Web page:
Among the concessions now made by the US are a 2011 withdrawal date and the subjugation of US troops and private contractors such as Blackwater to Iraqi law.  The concessions, however, come with large loopholes that many parties want to see closed before they agree to move the agreement forward.

The US responded to Iraq’s misgivings by threatening to halt not only military actions, but also ending support for education services, economic support and other aid.  Iraqi Sunni Muslim vice president, Tariq al Hashimi, says many Iraqi’s view the threat as “a matter of blackmailing.”

Despite the threats, it appears that Iraq will not be signing the agreement before the UN mandate expires on Dec 31.

Sabah al-Nasseri, Professor of Political Science (Middle East Politics), and The Real News Network’s Senior Editor, Paul Jay discuss SOFA in the video below.

Written by Aaron Nee

November 16, 2008 at 1:00 am

Mommy, What’s a Socialist?

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Yes, I realize how lame it is for me to be posting this today, seeing as this event takes place TODAY, for those interested and living in the LA area, I thought I’d share. I am going to the Southern California Socialist Conference today because there are a few speakers that I am familiar with that I am interested in hearing from. The closing panel is also the Resisting Empire Speaking Tour, with one of the panelist who interests me the most being Jeremy Scahill, whose reporting on Blackwater in Iraq I have been following.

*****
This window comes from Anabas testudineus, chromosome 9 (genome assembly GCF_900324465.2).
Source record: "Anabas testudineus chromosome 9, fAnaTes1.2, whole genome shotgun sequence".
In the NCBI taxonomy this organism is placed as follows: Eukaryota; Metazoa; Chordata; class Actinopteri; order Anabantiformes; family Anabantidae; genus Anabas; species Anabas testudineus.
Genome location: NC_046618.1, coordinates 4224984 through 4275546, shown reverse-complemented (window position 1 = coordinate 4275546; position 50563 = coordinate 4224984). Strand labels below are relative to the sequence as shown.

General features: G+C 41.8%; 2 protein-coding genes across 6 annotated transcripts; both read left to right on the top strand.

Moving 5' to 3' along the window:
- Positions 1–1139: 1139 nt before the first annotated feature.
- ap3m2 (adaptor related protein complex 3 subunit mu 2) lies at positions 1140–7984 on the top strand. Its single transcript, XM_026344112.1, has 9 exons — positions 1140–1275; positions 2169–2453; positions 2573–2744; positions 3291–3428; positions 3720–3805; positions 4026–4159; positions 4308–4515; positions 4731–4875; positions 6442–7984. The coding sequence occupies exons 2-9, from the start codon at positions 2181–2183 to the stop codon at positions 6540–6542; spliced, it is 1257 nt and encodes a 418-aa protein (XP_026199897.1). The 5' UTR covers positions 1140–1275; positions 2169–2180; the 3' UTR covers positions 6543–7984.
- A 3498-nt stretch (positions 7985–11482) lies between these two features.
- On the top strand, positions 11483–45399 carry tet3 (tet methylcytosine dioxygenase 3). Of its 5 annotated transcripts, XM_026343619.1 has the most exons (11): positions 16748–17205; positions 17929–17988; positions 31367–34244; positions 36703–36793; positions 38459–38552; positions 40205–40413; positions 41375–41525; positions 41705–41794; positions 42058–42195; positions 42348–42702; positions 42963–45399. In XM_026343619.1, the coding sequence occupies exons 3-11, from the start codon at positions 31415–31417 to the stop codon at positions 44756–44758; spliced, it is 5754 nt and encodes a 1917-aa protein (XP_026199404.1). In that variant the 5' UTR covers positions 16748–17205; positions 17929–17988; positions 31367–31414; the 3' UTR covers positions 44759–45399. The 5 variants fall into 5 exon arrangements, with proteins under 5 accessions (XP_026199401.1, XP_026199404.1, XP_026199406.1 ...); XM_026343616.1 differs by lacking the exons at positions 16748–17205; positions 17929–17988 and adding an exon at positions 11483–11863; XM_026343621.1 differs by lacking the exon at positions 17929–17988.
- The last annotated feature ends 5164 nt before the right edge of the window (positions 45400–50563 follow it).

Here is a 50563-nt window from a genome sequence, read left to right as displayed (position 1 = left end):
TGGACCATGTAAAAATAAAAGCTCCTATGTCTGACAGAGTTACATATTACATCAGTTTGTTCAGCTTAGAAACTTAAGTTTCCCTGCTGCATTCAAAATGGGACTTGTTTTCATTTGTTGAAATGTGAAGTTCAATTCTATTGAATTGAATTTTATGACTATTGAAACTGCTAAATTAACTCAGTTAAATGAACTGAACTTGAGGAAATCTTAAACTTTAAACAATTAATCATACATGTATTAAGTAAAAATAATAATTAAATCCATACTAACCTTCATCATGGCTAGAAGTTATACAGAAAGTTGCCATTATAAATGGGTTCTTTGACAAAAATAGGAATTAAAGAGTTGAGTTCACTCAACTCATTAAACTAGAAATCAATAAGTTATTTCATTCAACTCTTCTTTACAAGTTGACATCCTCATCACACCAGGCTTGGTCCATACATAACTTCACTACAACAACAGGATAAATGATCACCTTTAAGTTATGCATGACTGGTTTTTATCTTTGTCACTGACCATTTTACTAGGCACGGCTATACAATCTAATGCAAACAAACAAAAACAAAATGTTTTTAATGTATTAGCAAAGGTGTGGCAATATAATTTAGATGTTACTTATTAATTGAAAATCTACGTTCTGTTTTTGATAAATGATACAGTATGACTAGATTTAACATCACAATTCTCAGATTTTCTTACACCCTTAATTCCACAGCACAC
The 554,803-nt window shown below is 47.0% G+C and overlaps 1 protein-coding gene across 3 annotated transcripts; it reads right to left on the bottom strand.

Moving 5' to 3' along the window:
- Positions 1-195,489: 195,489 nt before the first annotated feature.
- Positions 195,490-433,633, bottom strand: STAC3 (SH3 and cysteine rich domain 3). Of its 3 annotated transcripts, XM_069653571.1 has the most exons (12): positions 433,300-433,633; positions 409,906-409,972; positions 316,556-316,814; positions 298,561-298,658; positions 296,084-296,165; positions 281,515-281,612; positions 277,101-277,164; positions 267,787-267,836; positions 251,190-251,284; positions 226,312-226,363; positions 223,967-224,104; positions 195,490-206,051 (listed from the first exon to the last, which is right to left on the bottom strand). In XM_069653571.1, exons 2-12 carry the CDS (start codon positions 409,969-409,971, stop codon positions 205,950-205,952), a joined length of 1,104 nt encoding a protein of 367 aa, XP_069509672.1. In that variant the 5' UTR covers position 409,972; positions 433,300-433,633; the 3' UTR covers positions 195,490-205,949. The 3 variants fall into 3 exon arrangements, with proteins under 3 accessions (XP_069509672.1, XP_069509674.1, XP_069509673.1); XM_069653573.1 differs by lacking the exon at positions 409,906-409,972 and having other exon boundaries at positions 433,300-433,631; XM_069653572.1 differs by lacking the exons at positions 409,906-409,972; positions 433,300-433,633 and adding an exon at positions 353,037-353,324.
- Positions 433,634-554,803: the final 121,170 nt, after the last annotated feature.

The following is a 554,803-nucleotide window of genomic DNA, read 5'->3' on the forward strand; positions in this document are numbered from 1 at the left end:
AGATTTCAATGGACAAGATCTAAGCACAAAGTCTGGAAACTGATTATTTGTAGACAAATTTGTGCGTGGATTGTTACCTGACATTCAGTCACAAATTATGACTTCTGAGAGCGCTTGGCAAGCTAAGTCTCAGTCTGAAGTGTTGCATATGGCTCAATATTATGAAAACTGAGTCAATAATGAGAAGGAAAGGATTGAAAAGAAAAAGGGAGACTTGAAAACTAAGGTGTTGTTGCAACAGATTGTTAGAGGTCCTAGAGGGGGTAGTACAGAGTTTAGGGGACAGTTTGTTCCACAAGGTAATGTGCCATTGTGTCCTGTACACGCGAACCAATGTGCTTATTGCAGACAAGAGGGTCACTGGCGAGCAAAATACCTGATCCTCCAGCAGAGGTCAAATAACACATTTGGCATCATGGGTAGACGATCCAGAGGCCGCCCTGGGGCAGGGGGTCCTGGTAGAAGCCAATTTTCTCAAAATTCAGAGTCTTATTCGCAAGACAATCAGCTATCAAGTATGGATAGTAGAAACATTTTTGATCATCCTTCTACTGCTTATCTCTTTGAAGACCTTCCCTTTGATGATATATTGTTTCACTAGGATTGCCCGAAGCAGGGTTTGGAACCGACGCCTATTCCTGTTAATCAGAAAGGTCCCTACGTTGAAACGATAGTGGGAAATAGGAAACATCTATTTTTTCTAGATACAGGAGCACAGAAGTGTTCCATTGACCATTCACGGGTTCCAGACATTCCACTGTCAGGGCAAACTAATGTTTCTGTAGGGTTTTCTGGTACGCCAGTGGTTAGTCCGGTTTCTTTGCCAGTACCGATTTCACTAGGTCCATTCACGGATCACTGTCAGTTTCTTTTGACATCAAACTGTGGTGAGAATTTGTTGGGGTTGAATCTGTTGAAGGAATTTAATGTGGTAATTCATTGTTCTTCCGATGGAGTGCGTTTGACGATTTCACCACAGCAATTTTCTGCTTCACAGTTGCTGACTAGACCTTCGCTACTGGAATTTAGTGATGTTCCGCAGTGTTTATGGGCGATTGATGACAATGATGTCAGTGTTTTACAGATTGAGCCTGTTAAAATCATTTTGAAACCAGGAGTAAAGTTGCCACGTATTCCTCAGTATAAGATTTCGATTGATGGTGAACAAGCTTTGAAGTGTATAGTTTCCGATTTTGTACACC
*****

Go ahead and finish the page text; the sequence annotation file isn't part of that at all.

The closing panel discussion starts at 7pm, costs $5, and is held in the United Teachers Union of Los Angeles, Building 3303 Wilshire Blvd.

(Yes, I am aware this is a conflict for those attending the Rock and Roll with the Last of the Romantics: Sushi class/musical performance by Joel Lane/late night screening of The Last Romantic put on by Mike Thomas and Jason Wilson at the Kenmore House, but seeing as the Sushi class has filled up, maybe others might want to join me instead and then head over after!)

Written by annnee

November 8, 2008 at 2:23 pm

Posted in Event

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How much change?

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The Iraq war has been a significant factor in this year’s election.  Obama has been happy to point out time and again that he was opposed to the Iraq invasion from the outset, but if his Senior Working Group on National Security is any indication of what an Obama administration will look like, there is a lot left unchanged.

See the following report by Pepe Escobar at The Real News Network.

The second installment to Pepe’s report can be seen here.

Written by Aaron Nee

October 29, 2008 at 1:19 am